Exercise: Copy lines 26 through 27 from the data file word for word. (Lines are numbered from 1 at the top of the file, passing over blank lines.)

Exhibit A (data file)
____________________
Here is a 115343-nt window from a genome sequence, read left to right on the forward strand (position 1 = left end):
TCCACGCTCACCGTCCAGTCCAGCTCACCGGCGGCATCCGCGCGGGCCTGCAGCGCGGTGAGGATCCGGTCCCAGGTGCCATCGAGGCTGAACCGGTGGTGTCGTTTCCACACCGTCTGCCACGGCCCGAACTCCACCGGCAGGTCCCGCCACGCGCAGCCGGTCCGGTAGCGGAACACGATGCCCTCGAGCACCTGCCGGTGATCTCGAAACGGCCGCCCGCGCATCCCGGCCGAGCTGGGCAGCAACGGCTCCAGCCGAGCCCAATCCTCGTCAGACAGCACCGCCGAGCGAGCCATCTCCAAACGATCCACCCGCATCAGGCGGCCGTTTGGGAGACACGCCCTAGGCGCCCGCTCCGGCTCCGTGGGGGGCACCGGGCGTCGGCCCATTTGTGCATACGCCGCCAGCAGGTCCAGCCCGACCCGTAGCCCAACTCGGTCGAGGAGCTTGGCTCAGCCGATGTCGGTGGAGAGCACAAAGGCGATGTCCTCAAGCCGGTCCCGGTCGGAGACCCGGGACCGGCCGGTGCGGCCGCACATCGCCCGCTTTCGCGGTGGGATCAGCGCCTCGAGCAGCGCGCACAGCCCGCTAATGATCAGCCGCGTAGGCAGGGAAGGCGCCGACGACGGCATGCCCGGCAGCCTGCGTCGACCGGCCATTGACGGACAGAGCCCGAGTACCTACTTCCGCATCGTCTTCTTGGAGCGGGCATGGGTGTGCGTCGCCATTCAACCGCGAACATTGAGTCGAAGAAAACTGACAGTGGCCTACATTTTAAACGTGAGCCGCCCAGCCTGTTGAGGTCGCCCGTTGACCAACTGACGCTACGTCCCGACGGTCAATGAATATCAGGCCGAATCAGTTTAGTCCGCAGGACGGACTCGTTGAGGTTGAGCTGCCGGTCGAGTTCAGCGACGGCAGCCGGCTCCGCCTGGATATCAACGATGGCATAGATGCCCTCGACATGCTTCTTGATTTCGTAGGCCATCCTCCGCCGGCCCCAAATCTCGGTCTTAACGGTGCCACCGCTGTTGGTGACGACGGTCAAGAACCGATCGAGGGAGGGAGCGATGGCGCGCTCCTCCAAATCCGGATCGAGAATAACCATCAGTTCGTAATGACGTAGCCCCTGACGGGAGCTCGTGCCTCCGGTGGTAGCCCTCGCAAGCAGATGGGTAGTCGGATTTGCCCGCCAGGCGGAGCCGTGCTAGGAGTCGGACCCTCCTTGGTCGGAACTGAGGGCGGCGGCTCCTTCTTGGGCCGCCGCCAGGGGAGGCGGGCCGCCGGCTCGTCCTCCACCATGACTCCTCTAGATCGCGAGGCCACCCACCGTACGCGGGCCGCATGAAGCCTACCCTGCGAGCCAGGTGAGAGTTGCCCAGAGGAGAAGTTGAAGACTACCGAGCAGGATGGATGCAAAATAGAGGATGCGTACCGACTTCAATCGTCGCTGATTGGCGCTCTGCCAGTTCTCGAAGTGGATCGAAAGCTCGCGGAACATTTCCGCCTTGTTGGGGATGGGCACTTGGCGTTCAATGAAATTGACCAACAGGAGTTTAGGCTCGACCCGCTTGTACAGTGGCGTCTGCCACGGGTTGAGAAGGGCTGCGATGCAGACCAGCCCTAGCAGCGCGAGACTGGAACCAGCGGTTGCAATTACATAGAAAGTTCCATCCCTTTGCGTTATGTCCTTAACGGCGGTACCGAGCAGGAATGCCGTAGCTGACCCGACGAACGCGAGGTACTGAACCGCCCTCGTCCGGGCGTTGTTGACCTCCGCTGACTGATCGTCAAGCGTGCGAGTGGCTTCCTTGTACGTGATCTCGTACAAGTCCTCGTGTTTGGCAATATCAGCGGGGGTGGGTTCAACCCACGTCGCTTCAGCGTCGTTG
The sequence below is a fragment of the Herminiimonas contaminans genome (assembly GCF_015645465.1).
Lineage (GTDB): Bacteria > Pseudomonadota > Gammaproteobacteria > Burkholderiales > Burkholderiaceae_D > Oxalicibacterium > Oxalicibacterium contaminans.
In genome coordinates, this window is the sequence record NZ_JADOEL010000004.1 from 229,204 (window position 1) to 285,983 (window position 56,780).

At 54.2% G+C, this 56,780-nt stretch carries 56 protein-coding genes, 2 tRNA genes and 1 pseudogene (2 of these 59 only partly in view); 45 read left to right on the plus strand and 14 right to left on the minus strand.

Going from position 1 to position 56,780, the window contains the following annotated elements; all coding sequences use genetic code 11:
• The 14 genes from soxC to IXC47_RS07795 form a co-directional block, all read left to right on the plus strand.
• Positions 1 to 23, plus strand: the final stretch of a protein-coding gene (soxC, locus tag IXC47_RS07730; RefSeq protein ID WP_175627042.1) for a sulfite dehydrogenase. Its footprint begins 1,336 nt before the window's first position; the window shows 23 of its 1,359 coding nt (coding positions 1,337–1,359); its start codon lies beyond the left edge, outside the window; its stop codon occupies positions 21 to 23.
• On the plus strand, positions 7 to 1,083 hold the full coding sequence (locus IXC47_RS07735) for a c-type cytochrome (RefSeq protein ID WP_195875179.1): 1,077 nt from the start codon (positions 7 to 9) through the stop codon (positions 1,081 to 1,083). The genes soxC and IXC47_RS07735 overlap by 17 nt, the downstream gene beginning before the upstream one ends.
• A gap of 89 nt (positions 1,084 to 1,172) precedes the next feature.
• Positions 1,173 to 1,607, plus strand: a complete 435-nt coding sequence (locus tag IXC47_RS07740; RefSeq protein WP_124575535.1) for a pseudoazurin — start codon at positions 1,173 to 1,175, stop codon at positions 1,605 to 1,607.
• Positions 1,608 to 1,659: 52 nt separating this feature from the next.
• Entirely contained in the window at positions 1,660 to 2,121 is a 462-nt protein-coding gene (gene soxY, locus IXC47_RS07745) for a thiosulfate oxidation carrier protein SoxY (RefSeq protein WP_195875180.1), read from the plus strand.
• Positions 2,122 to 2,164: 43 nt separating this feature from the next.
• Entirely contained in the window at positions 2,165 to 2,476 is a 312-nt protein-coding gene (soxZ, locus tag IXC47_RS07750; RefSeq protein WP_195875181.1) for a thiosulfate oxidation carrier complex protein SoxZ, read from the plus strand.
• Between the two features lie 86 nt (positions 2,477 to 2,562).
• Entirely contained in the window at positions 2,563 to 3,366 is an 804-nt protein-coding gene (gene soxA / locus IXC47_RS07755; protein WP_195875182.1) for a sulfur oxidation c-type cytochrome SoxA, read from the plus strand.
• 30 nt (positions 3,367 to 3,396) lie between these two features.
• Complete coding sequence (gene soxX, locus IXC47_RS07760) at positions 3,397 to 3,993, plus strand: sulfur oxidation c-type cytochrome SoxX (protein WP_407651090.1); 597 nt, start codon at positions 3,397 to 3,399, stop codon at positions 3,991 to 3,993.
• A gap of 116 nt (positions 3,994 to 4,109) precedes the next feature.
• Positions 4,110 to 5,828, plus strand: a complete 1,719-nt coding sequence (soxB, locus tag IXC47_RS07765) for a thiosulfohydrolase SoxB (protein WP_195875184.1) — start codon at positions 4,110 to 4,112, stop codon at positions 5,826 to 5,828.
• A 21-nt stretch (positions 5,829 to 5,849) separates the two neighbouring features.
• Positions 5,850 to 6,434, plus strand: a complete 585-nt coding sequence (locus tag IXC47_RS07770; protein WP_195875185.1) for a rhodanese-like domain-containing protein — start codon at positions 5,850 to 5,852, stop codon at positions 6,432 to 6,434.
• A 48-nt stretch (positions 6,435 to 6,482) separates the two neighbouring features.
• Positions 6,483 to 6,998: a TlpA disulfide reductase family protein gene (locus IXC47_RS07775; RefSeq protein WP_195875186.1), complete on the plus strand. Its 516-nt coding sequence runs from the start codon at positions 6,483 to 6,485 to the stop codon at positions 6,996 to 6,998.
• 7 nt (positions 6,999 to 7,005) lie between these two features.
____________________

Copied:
• Positions 6,483 to 6,998: a TlpA disulfide reductase family protein gene (locus IXC47_RS07775; RefSeq protein WP_195875186.1), complete on the plus strand. Its 516-nt coding sequence runs from the start codon at positions 6,483 to 6,485 to the stop codon at positions 6,996 to 6,998.
• 7 nt (positions 6,999 to 7,005) lie between these two features.